In her book Nonstop Metropolis: A New York City Atlas, Rebecca Solnit posits this question: What if New York City’s subway map paid homage to the city’s great women? “Statues of women are not uncommon, but they’re allegories and nobodies,” she writes. “I can’t imagine how I might have conceived of myself and my possibilities if, in my formative years, I had moved through a city where most things were named after women.”
The same frustration applies to art history, as made clear in the exhibition Feminist Avant-Garde of the 1970s, on view at the Photographers’ Gallery in London through January 8. Here, 48 international female artists (celebrated across 150 works from the Verbund Collection in Vienna) refute female invisibility and omission with a blend of originality and strength, if underpinned by exaggeration.
Photographs, collages, and filmed performances by a wide swath of international figures throw a wrench into conventional perceptions of womanhood. The collection challenges the confines of the domestic sphere, the objectification of the female body, and the infuriating typologies of women recklessly and casually propagated in the media and in public discourse.
The artists mobilize their work as radical confrontation: questioning gender expectations, binary roles, and sexual politics, thus reinforcing their own agency. These artists sought to overhaul the prevailing iconography of women as passive or as muses to men — often by powerfully, and sometimes quite disturbingly, utilizing their own bodies to highlight sexism. In doing so, they created an assertive, appropriately complex alternative female identity.
The examples are manifold. Take Judy Chicago’s Red Flag, a photo-lithograph in extreme close-up of a woman pulling out a reddened tampon from between her legs, derived from her installation Menstruation Bathroom. Or the series of photographs by Karin Mack of a lady cheerfully holding a jar that are progressively ripped to shreds, leaving only a pockmarked and pinned wall. Or Birgit Jürgenssen, who hilariously photographs herself sporting a hybrid 3-D apron/mobile stove with a roast poking out of the oven just above her prim T-straps.
Mary Beth Edelson’s empowered reimagining of The Last Supper overwrites the art historical masterpiece with an all-female cast that would be the coolest girl gang: Georgia O’Keefe with Louise Bourgeois, Yoko Ono, Nancy Graves, Lynda Benglis, and many others. Martha Wilson’s A Portfolio of Models presents six ill-suited templates of womanhood, which include the housewife (“she is intelligent, but she has convinced herself she is fulfilled”), the professional (“she plays down her competence to get along”), and the lesbian (“the goddess was invented by the men on Madison Avenue”).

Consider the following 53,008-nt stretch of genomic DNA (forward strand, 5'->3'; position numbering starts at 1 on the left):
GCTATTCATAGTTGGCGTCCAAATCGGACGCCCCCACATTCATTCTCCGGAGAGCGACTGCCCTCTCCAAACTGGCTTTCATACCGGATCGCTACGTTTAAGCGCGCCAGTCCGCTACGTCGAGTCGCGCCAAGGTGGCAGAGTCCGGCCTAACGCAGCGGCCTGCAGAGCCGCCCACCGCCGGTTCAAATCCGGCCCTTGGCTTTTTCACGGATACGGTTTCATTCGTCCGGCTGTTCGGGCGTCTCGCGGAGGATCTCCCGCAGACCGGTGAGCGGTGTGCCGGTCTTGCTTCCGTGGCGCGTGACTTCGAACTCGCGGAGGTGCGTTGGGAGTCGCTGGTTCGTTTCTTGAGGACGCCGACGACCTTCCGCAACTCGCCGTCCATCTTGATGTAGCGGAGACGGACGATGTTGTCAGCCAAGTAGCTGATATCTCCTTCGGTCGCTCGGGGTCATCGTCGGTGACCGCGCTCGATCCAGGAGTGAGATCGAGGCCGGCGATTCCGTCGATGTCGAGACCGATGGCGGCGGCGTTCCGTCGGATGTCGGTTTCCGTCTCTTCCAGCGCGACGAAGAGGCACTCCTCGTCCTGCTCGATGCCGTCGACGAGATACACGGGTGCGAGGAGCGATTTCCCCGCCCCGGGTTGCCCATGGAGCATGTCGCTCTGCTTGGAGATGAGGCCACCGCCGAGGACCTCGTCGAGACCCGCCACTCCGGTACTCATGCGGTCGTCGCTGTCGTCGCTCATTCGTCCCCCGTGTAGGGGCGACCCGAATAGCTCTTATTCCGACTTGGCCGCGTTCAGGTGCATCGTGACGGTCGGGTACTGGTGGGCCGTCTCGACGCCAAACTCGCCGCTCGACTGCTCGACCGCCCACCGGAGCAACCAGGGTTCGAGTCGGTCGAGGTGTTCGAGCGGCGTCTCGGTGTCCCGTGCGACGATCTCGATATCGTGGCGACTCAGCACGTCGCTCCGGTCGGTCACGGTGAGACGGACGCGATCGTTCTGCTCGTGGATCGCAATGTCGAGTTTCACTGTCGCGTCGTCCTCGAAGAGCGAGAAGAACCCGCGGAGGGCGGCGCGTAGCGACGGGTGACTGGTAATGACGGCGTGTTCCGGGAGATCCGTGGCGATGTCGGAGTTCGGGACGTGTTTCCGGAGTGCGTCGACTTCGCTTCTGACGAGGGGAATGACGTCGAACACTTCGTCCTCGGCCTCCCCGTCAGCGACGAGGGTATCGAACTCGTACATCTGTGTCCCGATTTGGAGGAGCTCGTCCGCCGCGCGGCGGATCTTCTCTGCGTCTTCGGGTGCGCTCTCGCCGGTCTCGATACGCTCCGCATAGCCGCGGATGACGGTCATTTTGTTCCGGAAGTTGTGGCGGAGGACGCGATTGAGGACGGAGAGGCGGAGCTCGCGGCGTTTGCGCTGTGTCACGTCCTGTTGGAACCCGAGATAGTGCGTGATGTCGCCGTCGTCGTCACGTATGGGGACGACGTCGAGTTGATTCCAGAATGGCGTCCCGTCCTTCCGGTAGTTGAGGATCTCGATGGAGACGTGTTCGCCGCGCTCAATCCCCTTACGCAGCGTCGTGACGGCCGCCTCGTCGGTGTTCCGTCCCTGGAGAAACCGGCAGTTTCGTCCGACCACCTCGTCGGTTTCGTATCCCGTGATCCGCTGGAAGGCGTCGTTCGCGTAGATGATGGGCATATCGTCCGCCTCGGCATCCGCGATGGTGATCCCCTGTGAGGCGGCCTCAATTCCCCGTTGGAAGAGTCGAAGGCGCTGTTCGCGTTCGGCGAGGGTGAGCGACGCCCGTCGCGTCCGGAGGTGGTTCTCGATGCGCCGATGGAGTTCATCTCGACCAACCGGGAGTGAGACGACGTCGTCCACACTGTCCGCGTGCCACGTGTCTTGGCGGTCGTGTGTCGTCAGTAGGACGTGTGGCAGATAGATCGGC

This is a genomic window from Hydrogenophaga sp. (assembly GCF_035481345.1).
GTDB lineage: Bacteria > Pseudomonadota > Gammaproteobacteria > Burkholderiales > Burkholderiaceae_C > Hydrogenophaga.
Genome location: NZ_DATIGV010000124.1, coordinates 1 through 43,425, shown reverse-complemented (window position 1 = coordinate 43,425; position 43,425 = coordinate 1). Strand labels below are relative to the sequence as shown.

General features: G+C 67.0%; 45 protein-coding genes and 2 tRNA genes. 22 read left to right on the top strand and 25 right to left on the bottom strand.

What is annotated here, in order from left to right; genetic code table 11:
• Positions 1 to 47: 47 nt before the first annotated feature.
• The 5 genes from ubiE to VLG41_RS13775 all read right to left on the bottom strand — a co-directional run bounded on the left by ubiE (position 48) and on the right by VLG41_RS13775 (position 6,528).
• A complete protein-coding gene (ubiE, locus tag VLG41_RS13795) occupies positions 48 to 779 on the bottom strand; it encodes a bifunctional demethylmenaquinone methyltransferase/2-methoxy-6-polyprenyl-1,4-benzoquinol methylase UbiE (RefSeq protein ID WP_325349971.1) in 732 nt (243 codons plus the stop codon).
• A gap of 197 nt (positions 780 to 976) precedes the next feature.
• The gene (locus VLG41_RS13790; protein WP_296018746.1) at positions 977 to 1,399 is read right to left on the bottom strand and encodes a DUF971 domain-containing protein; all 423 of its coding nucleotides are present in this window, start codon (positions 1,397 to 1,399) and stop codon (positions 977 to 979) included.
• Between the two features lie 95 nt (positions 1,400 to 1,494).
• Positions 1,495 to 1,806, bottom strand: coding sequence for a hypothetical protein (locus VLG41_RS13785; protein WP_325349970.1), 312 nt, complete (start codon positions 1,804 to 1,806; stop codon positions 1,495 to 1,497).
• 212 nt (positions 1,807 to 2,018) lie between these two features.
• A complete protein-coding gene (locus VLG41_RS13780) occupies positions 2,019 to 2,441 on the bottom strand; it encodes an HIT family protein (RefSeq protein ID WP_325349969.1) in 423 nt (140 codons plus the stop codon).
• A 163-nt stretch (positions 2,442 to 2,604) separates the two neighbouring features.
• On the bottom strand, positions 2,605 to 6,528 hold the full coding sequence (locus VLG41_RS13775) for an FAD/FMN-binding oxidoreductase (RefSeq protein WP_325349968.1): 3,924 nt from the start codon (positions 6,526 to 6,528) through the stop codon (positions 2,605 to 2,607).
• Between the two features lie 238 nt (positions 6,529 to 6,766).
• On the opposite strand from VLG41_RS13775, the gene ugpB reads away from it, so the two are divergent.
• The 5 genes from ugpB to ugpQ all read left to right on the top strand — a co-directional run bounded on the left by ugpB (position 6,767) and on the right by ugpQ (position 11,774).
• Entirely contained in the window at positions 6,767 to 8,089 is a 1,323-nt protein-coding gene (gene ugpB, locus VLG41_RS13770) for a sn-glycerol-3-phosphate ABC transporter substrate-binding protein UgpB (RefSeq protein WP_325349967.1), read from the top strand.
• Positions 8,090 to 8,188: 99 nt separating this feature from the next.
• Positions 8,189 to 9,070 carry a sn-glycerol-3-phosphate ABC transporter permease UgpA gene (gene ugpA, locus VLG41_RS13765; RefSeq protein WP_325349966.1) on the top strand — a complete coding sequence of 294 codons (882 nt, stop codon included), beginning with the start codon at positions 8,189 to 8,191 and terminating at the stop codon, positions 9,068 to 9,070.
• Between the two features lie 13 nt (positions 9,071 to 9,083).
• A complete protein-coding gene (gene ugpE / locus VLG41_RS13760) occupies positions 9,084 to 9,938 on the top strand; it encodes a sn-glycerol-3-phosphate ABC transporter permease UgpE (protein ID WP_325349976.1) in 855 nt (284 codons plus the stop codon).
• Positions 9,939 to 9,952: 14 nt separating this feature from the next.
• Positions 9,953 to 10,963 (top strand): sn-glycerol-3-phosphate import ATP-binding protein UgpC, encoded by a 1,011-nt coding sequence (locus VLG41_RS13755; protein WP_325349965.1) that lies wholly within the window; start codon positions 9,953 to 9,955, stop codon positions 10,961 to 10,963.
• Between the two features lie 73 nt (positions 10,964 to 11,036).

There’s a gleeful “cunt coloring book” from 1975 with drawings by Tee Corinne. Francesca Woodman’s photographs feel uneasy, on the brink of danger: In one image, she prowls on her knees before a mirror in an abandoned space. In another, three naked women facelessly hold up identical portraits to hide their features.
One of the most devastating works is Suzanne Lacy and Leslie Labowitz’s In Mourning and In Rage, a filmed public performance prompted by a Los Angeles Times report about a serial killer who raped and murdered ten women between 1977 and 1979. Disgusted by the press coverage and galled by political powerlessness, the two artists organized a public rite on the steps of City Hall in Los Angeles, vocalizing heartache and fury. Some 70 women took to the microphone to share chilling statistics about abuse and assault, each proclaiming: “I am here for the 10 women who have been raped and strangled between October 18 and November 29.” The thing is: If this happened yesterday, it would be just as current.
What makes this exhibition alarmingly powerful, in fact, is that the works are as resonant today as they were then: The legacy is unresolved, the struggle is still on our doorstep. Journalist Ginia Bellafante recently wondered in the New York Times: “Misogyny Is Back. Did It Ever Really Go Away?” This show — though funny, smart, and empowering — is yet another indication that it hasn’t.